Dubai is also embarking on a far more ambitious plan to reduce congestion. While it currently has no rail system at all, things are about to change – in the form of the Dubai Metro. Trams and water taxis will follow to provide Dubai with a fully integrated transport system.
Work on the Metro is now well advanced, with the first stage, the Red Line, due to open in September 2009 and another three lines progressively coming on stream. Managed by Dubai’s Roads and Transport Authority (RTA), the Dubai Metro will be the world’s longest totally automated rail system, and could carry 1.2 million people a day – accounting for 12 per cent of all journeys in the city. It will feature interactive passenger communications and city-wide smartcard ticketing.
One of the biggest challenges for anyone tackling congestion in the Middle East is ending the region’s love affair with the car. The car has become a social symbol in this part of the world, so getting people out of their car and onto public transport will be more difficult than it is in London or other European cities.
However, many believe that public transit systems could make a huge difference to congestion, simply by proving to be the best transport option for specific groups of people, for specific types of journey. For example, commuters and tourists could be encouraged to travel to and from the airport on public transport, rather than taking a taxi.
Dubai is the latest in a procession of cities to deploy a new public transit system to take the pressure off their roads. Bangkok, for example, opened the Skytrain, an elevated metro system, in 1999. Although initially only accounting for 200,000 daily passenger journeys, this rose to half a million by the end of 2005.
In China, where car ownership is skyrocketing, the last five years have seen new public transit systems in five cities: Dalian, Shenzhen, Wuhan, Nanjing and Chongqing.
In the UK, says Nick Roberts, director of Atkins’ rail consultancy, investment in metros is also increasing. “While there are success stories, in general metros have struggled to get off the ground in the UK,” he says. “But I anticipate that urban metros, of the sort that are exemplified by the Dubai Metro, would be possible and would be backed in the UK.”
Cities in Australia and the US, meanwhile, are taking a different approach: car-pooling lanes. The idea is to devote one lane of heavily-used roads to vehicles containing more than one person – providing an incentive for drivers to take colleagues to work, for example, and thus reducing traffic. Such schemes can be found in or around Sydney, Melbourne, Boston and Seattle.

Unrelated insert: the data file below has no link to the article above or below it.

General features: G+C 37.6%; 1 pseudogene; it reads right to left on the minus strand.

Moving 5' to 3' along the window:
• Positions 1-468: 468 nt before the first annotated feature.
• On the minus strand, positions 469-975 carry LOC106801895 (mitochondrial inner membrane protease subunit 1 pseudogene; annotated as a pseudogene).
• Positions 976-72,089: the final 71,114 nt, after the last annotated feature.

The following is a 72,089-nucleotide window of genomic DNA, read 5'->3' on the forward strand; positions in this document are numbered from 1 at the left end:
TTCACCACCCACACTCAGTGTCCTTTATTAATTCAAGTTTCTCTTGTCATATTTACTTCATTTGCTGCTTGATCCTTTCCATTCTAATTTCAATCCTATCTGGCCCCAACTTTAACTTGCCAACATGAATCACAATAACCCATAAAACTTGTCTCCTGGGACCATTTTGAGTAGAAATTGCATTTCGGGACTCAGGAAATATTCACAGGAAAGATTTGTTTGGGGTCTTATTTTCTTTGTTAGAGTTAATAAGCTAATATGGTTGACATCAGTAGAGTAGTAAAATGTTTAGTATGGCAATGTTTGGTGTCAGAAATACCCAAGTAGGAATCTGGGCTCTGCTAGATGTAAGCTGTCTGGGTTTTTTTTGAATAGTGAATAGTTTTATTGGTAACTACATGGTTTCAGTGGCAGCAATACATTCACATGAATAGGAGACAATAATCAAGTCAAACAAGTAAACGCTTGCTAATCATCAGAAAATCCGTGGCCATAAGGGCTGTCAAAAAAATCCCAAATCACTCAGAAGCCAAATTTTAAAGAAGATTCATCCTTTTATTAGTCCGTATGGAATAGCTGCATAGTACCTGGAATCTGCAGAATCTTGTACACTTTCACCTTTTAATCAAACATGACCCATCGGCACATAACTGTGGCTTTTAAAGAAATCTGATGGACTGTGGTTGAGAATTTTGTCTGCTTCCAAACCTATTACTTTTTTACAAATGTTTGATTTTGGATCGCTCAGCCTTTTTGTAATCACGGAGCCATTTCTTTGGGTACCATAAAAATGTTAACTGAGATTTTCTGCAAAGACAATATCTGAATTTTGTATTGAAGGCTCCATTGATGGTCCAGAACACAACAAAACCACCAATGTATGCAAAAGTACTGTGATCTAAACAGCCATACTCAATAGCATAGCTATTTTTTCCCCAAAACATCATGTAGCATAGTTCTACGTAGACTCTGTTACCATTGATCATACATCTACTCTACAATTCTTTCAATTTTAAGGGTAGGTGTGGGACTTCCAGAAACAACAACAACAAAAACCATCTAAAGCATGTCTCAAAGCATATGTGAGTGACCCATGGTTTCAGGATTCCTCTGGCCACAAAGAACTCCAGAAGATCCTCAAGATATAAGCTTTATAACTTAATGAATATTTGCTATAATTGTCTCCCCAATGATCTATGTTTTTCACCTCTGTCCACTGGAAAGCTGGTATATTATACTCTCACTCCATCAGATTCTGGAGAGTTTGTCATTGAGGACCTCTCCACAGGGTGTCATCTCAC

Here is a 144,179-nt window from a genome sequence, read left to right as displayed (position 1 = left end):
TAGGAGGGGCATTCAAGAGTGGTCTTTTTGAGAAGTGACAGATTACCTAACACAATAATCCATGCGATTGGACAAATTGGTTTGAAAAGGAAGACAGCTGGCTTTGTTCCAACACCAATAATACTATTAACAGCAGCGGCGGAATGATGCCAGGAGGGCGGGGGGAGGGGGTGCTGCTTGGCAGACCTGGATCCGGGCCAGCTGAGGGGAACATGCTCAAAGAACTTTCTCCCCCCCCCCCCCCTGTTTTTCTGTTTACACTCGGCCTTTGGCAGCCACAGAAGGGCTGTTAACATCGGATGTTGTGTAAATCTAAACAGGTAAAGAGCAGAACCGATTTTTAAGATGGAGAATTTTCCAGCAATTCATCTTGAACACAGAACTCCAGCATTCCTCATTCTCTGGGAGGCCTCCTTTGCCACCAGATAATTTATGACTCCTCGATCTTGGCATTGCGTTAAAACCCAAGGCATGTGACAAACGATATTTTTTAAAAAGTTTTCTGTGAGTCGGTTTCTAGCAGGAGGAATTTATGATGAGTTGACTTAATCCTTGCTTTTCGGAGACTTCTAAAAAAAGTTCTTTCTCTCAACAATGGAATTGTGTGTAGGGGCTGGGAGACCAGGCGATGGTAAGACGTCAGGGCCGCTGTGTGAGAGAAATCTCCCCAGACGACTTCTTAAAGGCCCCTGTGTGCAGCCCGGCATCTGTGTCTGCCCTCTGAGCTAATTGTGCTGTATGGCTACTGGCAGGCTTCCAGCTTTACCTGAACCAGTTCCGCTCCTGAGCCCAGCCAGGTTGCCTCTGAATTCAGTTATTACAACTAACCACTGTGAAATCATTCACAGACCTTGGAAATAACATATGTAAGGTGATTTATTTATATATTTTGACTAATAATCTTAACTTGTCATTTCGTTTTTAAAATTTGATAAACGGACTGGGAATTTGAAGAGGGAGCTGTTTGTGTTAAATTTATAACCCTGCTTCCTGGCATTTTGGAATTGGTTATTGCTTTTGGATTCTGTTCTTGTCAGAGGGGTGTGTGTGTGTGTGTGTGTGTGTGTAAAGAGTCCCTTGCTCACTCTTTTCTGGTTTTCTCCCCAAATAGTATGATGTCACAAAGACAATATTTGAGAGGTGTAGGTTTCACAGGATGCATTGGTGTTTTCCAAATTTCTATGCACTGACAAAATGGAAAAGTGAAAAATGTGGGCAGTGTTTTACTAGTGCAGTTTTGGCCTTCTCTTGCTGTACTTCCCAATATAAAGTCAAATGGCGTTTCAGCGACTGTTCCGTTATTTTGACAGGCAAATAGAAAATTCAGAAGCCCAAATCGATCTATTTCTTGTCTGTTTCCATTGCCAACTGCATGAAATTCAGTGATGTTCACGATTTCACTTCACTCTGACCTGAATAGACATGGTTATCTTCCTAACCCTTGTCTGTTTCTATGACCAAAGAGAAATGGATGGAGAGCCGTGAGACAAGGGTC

Back in the UK, policymakers are focusing on congestion in towns and cities, supported by Transport Innovation Funding.
However, in his 2008 budget, Chancellor Alistair Darling set aside new funding to explore technologies that could underpin a national road-pricing system. Tenders were invited to test the system, with the results expected next year.
Mapes believes new technologies would be needed to support any plans for a nationwide scheme: “Satellite-based systems lend themselves to larger-scale road pricing, particularly where the aim is to charge road users differently depending on on the time, distance and place of travel.
While this approach may reduce installed infrastructure at the roadside, you’d still need cameras to photograph the vehicle number-plate for enforcement purposes,” he says.
According to UK Transport Secretary Ruth Kelly, national road pricing is “many years away” and the current focus is on more immediate, and localised, solutions, such as car-sharing and toll lanes.
Trialled use of the hard shoulder in busy periods has spurred on the concept of a “managed motorway system”, including options such as high occupancy toll lanes, where users can pay to be able to use certain lanes.
However, a range of technologies will be required – congestion and speed metering systems, monitoring, signage, ramp metering – for such schemes to be effective.
Mapes is working with a number of local authorities in the UK, including Cambridge, to develop systems that meet their specific needs. He believes it is crucial that road pricing initiatives are developed in tandem with attractive public transport alternatives to the car – with revenues from the former funding the latter.
“Tackling congestion is ultimately about giving people choice. We need positive solutions that enable drivers to choose when and where to travel, and whether public transport is a more appropriate option,” says Mapes.
The challenges remain immense, but the economic future of the UK and elsewhere may hinge on the success of such schemes.